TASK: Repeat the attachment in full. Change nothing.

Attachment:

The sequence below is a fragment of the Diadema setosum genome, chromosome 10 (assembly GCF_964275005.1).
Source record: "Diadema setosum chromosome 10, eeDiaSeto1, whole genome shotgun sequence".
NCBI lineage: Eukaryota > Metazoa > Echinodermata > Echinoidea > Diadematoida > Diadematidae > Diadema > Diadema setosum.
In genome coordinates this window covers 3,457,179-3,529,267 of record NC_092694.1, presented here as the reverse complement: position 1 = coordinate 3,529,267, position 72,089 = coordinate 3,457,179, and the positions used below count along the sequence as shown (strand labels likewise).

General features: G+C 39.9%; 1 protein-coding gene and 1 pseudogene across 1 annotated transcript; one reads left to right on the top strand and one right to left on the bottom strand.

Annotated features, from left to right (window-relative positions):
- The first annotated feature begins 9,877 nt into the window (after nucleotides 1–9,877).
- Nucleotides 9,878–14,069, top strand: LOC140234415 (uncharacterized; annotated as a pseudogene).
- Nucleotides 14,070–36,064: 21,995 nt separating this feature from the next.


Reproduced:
The sequence below is a fragment of the Diadema setosum genome, chromosome 10 (assembly GCF_964275005.1).
Source record: "Diadema setosum chromosome 10, eeDiaSeto1, whole genome shotgun sequence".
NCBI lineage: Eukaryota > Metazoa > Echinodermata > Echinoidea > Diadematoida > Diadematidae > Diadema > Diadema setosum.
In genome coordinates this window covers 3,457,179-3,529,267 of record NC_092694.1, presented here as the reverse complement: position 1 = coordinate 3,529,267, position 72,089 = coordinate 3,457,179, and the positions used below count along the sequence as shown (strand labels likewise).

General features: G+C 39.9%; 1 protein-coding gene and 1 pseudogene across 1 annotated transcript; one reads left to right on the top strand and one right to left on the bottom strand.

Annotated features, from left to right (window-relative positions):
- The first annotated feature begins 9,877 nt into the window (after nucleotides 1–9,877).
- Nucleotides 9,878–14,069, top strand: LOC140234415 (uncharacterized; annotated as a pseudogene).
- Nucleotides 14,070–36,064: 21,995 nt separating this feature from the next.